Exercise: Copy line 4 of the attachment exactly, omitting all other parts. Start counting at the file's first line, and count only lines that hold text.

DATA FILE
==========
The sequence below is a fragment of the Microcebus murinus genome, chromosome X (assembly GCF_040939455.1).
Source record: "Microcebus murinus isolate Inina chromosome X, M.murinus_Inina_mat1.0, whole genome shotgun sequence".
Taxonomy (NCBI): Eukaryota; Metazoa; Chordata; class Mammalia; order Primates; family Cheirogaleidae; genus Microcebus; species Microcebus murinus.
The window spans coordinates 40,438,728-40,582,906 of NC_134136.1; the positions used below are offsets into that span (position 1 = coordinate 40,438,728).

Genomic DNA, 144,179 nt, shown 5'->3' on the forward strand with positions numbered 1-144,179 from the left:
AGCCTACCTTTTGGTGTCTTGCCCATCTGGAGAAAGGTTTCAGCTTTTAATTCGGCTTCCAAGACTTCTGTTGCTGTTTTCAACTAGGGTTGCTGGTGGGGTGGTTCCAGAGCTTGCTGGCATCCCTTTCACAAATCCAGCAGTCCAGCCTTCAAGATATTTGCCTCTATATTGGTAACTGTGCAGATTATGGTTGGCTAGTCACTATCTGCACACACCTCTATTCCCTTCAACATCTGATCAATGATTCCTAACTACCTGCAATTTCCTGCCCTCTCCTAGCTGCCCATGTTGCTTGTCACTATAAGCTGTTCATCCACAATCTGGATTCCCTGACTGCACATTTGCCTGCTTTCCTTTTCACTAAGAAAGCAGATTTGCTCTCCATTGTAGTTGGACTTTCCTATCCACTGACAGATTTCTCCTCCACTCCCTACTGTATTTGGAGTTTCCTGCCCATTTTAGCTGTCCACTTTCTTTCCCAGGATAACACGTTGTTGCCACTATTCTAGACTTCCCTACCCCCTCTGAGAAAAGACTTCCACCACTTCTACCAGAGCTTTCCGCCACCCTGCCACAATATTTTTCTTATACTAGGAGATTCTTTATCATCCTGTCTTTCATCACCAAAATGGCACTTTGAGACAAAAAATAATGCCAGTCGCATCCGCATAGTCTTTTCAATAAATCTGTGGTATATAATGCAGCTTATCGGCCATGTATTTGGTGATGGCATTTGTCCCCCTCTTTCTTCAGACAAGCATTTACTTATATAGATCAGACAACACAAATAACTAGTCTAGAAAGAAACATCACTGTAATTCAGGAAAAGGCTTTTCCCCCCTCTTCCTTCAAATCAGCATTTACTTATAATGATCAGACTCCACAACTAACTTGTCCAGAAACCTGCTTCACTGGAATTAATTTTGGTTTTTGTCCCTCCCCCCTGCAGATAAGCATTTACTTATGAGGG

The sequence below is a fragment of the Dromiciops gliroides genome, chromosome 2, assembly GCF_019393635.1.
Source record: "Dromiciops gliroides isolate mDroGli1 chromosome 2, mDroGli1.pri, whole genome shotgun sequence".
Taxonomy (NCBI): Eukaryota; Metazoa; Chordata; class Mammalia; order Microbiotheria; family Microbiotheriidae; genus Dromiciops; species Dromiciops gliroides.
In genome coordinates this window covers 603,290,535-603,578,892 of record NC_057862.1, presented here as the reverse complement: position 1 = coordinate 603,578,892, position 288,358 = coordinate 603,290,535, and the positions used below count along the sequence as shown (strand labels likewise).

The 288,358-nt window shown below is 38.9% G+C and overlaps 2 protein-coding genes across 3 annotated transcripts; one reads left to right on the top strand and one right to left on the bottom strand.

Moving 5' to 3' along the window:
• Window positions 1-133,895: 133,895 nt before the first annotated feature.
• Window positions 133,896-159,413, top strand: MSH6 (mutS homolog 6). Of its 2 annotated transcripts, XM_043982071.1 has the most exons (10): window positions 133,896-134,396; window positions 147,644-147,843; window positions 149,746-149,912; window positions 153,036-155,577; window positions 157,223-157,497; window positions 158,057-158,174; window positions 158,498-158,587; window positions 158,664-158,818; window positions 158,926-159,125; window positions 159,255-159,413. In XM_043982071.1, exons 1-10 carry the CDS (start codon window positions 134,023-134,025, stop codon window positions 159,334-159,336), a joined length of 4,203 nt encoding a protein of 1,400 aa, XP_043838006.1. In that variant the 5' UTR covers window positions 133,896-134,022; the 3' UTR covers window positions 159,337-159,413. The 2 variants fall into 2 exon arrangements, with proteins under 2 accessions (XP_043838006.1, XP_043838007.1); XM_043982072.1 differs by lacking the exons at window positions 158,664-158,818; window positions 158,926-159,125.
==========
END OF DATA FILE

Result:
The window spans coordinates 40,438,728-40,582,906 of NC_134136.1; the positions used below are offsets into that span (position 1 = coordinate 40,438,728).